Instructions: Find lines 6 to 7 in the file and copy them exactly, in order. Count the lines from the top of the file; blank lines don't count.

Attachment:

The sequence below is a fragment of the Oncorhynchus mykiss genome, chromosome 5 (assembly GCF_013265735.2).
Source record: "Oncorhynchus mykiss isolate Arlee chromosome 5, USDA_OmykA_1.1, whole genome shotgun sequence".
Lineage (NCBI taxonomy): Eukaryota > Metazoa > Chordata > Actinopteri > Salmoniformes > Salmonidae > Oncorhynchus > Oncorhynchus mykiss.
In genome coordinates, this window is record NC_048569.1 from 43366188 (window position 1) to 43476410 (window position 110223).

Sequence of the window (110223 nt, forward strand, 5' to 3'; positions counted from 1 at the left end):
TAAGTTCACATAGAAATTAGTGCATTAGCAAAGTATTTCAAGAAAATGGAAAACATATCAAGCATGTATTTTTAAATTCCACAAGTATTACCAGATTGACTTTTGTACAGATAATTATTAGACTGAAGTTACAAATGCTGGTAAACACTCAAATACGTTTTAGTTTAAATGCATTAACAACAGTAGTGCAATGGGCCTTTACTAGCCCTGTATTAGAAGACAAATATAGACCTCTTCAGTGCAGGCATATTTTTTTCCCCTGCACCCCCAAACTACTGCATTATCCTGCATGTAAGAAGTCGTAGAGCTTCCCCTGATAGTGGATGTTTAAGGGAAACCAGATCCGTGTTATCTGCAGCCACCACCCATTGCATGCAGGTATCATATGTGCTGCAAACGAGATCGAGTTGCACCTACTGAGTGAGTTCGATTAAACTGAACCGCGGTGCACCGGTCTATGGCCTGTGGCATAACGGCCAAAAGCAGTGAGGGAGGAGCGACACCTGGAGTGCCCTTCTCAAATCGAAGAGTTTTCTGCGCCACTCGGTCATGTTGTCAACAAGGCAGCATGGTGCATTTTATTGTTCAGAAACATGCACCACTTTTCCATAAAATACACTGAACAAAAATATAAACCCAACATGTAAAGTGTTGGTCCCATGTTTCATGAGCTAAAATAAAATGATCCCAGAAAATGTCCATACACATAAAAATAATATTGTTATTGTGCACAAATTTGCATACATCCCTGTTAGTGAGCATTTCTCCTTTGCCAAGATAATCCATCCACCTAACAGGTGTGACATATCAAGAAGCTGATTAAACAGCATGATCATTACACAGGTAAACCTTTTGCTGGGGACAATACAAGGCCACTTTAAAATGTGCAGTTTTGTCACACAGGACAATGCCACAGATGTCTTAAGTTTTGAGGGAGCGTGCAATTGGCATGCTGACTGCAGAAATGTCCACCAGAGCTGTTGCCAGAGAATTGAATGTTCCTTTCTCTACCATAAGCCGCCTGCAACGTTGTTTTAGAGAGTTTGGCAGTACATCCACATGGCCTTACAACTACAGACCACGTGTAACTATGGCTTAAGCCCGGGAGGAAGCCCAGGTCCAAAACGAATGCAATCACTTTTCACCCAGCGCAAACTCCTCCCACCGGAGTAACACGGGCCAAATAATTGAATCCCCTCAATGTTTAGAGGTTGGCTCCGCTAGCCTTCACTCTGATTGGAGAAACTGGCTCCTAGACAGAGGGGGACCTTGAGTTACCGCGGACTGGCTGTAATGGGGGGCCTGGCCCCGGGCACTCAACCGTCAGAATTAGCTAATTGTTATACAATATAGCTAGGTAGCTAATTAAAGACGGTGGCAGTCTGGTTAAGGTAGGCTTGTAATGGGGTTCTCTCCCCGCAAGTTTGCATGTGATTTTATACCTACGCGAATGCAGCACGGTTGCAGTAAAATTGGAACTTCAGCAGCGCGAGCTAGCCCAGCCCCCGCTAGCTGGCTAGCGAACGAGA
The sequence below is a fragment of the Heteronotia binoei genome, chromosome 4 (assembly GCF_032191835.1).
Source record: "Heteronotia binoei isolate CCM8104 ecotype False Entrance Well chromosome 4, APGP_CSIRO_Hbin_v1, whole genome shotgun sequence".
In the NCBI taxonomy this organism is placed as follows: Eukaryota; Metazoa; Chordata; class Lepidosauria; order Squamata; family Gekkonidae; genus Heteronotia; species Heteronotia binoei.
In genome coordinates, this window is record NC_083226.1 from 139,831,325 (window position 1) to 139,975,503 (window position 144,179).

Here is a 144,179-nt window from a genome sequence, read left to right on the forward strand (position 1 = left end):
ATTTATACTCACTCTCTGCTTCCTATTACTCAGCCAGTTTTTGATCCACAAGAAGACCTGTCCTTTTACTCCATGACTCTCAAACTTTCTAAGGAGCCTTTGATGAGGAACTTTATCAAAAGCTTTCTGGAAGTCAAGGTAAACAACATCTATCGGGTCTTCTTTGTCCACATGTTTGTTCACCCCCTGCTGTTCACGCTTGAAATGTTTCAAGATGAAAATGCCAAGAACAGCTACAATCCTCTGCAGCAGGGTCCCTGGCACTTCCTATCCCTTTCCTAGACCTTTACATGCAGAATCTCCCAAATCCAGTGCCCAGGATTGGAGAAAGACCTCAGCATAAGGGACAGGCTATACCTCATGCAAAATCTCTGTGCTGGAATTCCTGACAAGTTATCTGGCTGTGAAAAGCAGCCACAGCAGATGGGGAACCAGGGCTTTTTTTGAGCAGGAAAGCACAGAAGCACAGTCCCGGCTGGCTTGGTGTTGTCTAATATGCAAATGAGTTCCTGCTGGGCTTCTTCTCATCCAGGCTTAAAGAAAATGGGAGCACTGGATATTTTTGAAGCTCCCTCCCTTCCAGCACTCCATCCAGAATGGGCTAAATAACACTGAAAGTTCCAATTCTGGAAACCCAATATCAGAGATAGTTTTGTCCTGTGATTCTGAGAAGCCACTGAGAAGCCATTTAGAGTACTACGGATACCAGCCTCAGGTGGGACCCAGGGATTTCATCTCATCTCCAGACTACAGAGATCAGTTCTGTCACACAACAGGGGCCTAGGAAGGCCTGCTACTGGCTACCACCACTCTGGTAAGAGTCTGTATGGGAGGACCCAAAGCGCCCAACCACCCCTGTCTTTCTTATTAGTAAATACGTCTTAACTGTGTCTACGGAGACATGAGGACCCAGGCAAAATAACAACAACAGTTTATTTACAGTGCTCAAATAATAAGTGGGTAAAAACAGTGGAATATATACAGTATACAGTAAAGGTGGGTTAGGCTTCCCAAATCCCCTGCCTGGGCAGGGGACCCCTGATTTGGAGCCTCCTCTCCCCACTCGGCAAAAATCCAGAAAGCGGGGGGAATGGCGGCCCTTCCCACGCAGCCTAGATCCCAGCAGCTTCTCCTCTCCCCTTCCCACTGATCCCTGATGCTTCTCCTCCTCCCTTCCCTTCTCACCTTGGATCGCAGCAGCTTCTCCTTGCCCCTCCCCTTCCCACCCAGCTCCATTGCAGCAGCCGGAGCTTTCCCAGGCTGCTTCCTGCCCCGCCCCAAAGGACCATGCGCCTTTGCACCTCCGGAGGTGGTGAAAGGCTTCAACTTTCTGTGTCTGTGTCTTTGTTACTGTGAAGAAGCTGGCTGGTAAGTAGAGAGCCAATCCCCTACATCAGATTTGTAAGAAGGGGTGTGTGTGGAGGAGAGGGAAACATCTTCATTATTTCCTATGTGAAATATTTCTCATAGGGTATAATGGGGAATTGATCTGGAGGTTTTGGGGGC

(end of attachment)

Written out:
TAAGTTCACATAGAAATTAGTGCATTAGCAAAGTATTTCAAGAAAATGGAAAACATATCAAGCATGTATTTTTAAATTCCACAAGTATTACCAGATTGACTTTTGTACAGATAATTATTAGACTGAAGTTACAAATGCTGGTAAACACTCAAATACGTTTTAGTTTAAATGCATTAACAACAGTAGTGCAATGGGCCTTTACTAGCCCTGTATTAGAAGACAAATATAGACCTCTTCAGTGCAGGCATATTTTTTTCCCCTGCACCCCCAAACTACTGCATTATCCTGCATGTAAGAAGTCGTAGAGCTTCCCCTGATAGTGGATGTTTAAGGGAAACCAGATCCGTGTTATCTGCAGCCACCACCCATTGCATGCAGGTATCATATGTGCTGCAAACGAGATCGAGTTGCACCTACTGAGTGAGTTCGATTAAACTGAACCGCGGTGCACCGGTCTATGGCCTGTGGCATAACGGCCAAAAGCAGTGAGGGAGGAGCGACACCTGGAGTGCCCTTCTCAAATCGAAGAGTTTTCTGCGCCACTCGGTCATGTTGTCAACAAGGCAGCATGGTGCATTTTATTGTTCAGAAACATGCACCACTTTTCCATAAAATACACTGAACAAAAATATAAACCCAACATGTAAAGTGTTGGTCCCATGTTTCATGAGCTAAAATAAAATGATCCCAGAAAATGTCCATACACATAAAAATAATATTGTTATTGTGCACAAATTTGCATACATCCCTGTTAGTGAGCATTTCTCCTTTGCCAAGATAATCCATCCACCTAACAGGTGTGACATATCAAGAAGCTGATTAAACAGCATGATCATTACACAGGTAAACCTTTTGCTGGGGACAATACAAGGCCACTTTAAAATGTGCAGTTTTGTCACACAGGACAATGCCACAGATGTCTTAAGTTTTGAGGGAGCGTGCAATTGGCATGCTGACTGCAGAAATGTCCACCAGAGCTGTTGCCAGAGAATTGAATGTTCCTTTCTCTACCATAAGCCGCCTGCAACGTTGTTTTAGAGAGTTTGGCAGTACATCCACATGGCCTTACAACTACAGACCACGTGTAACTATGGCTTAAGCCCGGGAGGAAGCCCAGGTCCAAAACGAATGCAATCACTTTTCACCCAGCGCAAACTCCTCCCACCGGAGTAACACGGGCCAAATAATTGAATCCCCTCAATGTTTAGAGGTTGGCTCCGCTAGCCTTCACTCTGATTGGAGAAACTGGCTCCTAGACAGAGGGGGACCTTGAGTTACCGCGGACTGGCTGTAATGGGGGGCCTGGCCCCGGGCACTCAACCGTCAGAATTAGCTAATTGTTATACAATATAGCTAGGTAGCTAATTAAAGACGGTGGCAGTCTGGTTAAGGTAGGCTTGTAATGGGGTTCTCTCCCCGCAAGTTTGCATGTGATTTTATACCTACGCGAATGCAGCACGGTTGCAGTAAAATTGGAACTTCAGCAGCGCGAGCTAGCCCAGCCCCCGCTAGCTGGCTAGCGAACGAGA
The sequence below is a fragment of the Heteronotia binoei genome, chromosome 4 (assembly GCF_032191835.1).